Click here to see the previous part of my interview with Rand - The future of nofollow and pagerank sculpting
One particular element of Google’s pagerank algorithm that replicates the "human" social networking dynamic is the fact that sites with more links become more prominent in the search results. Likewise, people that have many friends, or are well networked, have increased opportunities to build new relationships than people with little or no existing friendships. Do you see this as a flawed method long-term which will allow dominant websites to grow exceedingly prominent in the SERPS, while squeezing out smaller websites.
So I think, to a certain extent you do see a bit of that. You see your Wikipedia and about.com doing particularly well. But I think to the extent that small websites provide a better user experience - when they can provide a better user experience, on an individual basis, people might not recognize that and it might be that you fall by the wayside. But in aggregate, small websites can continue to do well, Google's user testing is going to tell them, ok we are going to need to continue to surface smaller niche websites and therefore we need to shift our algorithms in the direction of not favoring huge popular domains over, especially when it's like niche subject matter, over like tiny websites. You see that a little bit with Google giving so much prominence to the keyword in the root domain name. Like if you're trying to rank for "used cars", you could be a nobody but if you have usedcars.com, you have a great and huge advantage in that kind of space. Now the frustrating part of course is that those domain names become very valuable, they get brought out by private equity firms who then fund them with like a start up entrepreneurial team, that kind of thing. So a little frustrating there because you're not quite building the independence you want. But, I'd say Google is very mindful of their user experience so to the degree that you're a small webmaster and you feel the pain, you feel like you're getting screwed, the more you focus on your users the better you're going to do in search.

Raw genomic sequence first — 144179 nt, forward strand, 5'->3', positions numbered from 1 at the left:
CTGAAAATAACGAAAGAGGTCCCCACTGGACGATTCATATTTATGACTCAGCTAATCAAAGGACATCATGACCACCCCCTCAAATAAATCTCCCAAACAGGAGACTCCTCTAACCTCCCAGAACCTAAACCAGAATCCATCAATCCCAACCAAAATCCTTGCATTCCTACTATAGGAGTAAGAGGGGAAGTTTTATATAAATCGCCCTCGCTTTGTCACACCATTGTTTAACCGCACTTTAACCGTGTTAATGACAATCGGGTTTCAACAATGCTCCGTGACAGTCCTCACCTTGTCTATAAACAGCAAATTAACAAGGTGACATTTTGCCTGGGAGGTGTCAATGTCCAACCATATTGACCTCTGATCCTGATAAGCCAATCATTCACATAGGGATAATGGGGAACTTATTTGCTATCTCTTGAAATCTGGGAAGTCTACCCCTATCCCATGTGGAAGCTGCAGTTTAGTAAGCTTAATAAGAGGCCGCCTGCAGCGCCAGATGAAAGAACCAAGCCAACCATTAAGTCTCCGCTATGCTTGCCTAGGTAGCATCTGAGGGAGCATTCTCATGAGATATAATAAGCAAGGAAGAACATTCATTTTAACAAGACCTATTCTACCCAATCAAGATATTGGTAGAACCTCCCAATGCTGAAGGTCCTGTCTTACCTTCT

I also think that in the long run, search is not going to be the only way people find stuff on the web. So the extent that you can take advantage of other paths. Social media is certainly one that's up and coming and exciting, but direct navigation has been around a long time, branding has as well, word of mouth - viral things, these can all drive good website traffic as well. I think we're actually due for a resurgence of offline marketing for online. So for a long time it's been online to offline, but I think you're going to see - even Google themselves launched their first like print campaign, the billboards to get people to switch to Google Apps - I think you're going to see a little more of that. People doing offline things to drive people to online.
Rand Fishkin is the founder of SEOmoz - an SEO consultancy and training site. I highly recommend them us one of the best SEO resources on the web.